The Development Bank of Ethiopia (DBE), biggest lender of the land, by order of the central bank, is to revise its policy of prime lending modes.
“Due to interest drawbacks, it is believed that the Bank has to protect itself from continuous damage of failed projects.” Esayas Behre, president of the Bank told Fortune.
National Bank of Ethiopia, the central bank, endowed with the power of overseeing banks’ performance including adjusting interest rates on deposits and loans.
According to “Interest rates directive no. 11/2010, the principle around lending is fully liberalized, with banks reserving the right to decide on the number, size and interest rate of loans issued.
An exception to the rule of liberalized rate setting however, is contained in the clause which explicitly states that lending rates on loan rediscount facilities are decided by the NBE.
The new policy revision on interest was communicated to DBE. But sources close to the issue disclosed that directors had second thoughts before implementation.
“The new policy will not bring fundamental change to priority area [export and import substitution businesses] loan provisions,” DBE’s president said. “It is only a matter of time.”
Previously any exporter and business in import substitution that produced the licence and required documents would automatically enjoy the privilege of a lower interest rate for priority areas.
Interest rate for priority areas was 8.5pc per annum.
That is no longer the case.
The new policy treats everyone equally at an entry, with a standing interest rate of 12pc per annum.
According to Esayas, the 3.5pc difference will be put on hold, until the business proves itself successful as per the project plan submitted to the Bank.
“This is tricky and will lead to cumbersome bureaucratic hurdles in the sector,” a senior bank expert commented.
A long-time business customer of DBE shared the expert’s scepticism.
“This, I am afraid, will open the door for corruption, unless the Bank comes up with refined procedures for evaluation of the ‘progress’, it will fall in an individual’s hands,” he opined.
On the other hand he is clear on the merits of the new prudent policy by the central bank, particularly with the growing number of bad loans.
“The central bank usually acts in good faith and creates a conducive environment,” the businessman continued. “The moment it is abused, the counter law comes out, severely defying the very purpose.”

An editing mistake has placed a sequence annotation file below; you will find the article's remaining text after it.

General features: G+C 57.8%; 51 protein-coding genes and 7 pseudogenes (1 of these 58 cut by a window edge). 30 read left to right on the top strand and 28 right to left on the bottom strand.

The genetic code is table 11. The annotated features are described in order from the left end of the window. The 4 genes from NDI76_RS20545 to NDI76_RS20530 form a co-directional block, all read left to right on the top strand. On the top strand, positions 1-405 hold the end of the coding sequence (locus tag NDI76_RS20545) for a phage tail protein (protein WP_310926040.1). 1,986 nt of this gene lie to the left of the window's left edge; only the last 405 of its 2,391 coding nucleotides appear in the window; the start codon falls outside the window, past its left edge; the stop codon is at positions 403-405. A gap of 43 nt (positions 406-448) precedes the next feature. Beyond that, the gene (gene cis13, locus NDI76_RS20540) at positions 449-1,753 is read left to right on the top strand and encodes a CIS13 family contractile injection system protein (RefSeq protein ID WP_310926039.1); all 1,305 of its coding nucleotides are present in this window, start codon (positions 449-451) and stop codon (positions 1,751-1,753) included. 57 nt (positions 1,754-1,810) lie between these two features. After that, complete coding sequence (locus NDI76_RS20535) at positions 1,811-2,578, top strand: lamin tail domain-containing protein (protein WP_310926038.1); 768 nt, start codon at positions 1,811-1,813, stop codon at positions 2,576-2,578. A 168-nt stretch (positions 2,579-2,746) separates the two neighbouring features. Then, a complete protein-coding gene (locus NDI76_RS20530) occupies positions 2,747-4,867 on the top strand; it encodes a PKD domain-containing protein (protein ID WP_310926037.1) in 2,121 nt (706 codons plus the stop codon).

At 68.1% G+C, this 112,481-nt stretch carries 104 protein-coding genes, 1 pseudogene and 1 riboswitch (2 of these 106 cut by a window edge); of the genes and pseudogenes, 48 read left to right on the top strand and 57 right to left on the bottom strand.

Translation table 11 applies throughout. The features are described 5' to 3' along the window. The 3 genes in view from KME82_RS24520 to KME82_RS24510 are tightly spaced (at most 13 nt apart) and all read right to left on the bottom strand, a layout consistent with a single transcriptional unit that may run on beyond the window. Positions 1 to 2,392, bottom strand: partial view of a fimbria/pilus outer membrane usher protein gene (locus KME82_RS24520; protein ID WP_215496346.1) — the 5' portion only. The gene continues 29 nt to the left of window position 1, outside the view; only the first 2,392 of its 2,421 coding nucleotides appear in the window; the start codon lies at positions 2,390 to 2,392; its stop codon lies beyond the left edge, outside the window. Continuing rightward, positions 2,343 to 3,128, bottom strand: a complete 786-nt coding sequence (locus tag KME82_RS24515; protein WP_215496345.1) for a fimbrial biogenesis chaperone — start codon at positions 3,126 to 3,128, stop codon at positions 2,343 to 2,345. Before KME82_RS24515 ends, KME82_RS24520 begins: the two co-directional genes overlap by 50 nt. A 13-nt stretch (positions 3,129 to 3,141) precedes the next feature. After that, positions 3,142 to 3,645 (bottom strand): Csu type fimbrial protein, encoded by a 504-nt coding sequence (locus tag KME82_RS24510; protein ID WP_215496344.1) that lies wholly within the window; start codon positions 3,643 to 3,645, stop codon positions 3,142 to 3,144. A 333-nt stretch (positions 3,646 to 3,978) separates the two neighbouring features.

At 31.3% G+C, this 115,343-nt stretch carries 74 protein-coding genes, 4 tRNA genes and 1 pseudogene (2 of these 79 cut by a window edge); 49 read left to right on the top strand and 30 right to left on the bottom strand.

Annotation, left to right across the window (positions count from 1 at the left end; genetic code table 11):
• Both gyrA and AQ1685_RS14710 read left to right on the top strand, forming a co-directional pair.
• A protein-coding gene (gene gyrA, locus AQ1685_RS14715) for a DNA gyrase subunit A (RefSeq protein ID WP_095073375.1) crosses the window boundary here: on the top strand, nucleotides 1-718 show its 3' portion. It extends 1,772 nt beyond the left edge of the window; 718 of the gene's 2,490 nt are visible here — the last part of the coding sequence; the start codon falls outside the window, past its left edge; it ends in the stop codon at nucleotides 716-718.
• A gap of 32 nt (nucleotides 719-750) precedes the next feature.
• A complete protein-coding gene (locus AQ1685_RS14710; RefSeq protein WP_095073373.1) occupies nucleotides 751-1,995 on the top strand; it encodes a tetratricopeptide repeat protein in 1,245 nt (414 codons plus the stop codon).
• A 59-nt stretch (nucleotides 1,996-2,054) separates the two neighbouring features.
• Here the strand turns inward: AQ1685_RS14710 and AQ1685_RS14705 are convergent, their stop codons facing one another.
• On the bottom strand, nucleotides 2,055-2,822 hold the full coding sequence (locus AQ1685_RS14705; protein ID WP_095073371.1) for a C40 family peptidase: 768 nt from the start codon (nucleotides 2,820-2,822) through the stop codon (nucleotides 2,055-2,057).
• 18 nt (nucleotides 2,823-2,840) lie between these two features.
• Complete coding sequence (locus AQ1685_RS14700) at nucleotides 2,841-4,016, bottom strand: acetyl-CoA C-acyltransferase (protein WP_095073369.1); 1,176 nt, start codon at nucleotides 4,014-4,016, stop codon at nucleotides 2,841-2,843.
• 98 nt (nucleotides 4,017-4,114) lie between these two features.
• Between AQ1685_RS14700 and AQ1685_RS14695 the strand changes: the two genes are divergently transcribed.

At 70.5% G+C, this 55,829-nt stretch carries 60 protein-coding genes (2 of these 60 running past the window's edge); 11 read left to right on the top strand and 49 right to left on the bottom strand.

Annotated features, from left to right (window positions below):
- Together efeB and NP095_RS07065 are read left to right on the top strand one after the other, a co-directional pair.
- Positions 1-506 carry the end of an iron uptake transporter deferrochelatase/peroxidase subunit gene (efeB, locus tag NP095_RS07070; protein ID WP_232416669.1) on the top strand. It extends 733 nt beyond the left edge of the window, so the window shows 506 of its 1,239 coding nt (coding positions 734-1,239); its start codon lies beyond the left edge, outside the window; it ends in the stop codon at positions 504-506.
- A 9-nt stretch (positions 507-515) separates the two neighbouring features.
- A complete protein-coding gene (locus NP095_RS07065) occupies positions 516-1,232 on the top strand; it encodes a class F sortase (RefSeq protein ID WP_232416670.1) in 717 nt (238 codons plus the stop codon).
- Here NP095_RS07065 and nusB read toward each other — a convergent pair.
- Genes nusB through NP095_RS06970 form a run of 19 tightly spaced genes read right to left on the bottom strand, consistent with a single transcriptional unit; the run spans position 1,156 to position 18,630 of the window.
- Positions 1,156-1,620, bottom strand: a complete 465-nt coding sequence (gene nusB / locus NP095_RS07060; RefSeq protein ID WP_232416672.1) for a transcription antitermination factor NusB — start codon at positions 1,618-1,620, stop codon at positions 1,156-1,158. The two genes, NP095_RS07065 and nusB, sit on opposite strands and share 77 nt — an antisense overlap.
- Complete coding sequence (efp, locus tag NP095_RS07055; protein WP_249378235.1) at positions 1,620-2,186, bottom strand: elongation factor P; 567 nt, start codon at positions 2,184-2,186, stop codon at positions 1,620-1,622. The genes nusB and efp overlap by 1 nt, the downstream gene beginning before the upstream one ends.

DBE is a specialized financial institution established to promote the national development agenda through development finance and close technical support to viable projects from the government’s priority areas.
Accordingly, its priorities follow the trails of the Growth & Transformation Plan, where as much emphasis is placed upon import substitution as on export expansion to reduce trade deficit.
Government’s priority list includes leather and leather products, sugar, cement, metals, chemicals, pharmaceuticals and agro-processing.
The expert adamantly argued that the new policy leaves these areas compromised.
“The Bank is avoiding taking risks – the core business of the bank,” he said. “Why would a business come to a bank that is not willing to share the business risk?”
He further argued that in a context where commodity prices fall internationally is negatively affecting the export business, to the point where it so volatile, the policy should have been revised in the opposite direction
Commercial banks and the DBE disbursed 75.5 billion Br in new loans to various economic sectors during 2014/15 fiscal year, witnessing a 25.9pc annual increase in line with higher deposit mobilization and collection of loans.
For the year 2015/16, DBE alone announced in August 2015, that it has put aside a 76 billion Br loan for priority projects. This will be disbursed through its 32 branches with each regional branch empowered to extend loans up to 15 million Br in priority area projects. Loans in excess of 15 million Br come under the jurisdiction of the Head Office credit process.
Ethiopia,with 14pc stands at 71 in the world rank of prime lending rates, the average annual interest rates commercial banks charge on new loans. Globally the highest prime lending rate goes as high as 62pc, in Madagascar and as low as .32 pc in the EU region.
“The new policy might possibly push the prime lending rate of the country,” the businessman speculates. “Commercial banks follow the pace of the DBE.”
The President of DBE, however, sees no changes coming either in the industry, or in the priority sector areas’ performance.
“We have finalized all preparation and implementation will begin immediately,” he said. “Sensitization and awareness creation to clear the fog of misunderstanding will also be our prime engagement.”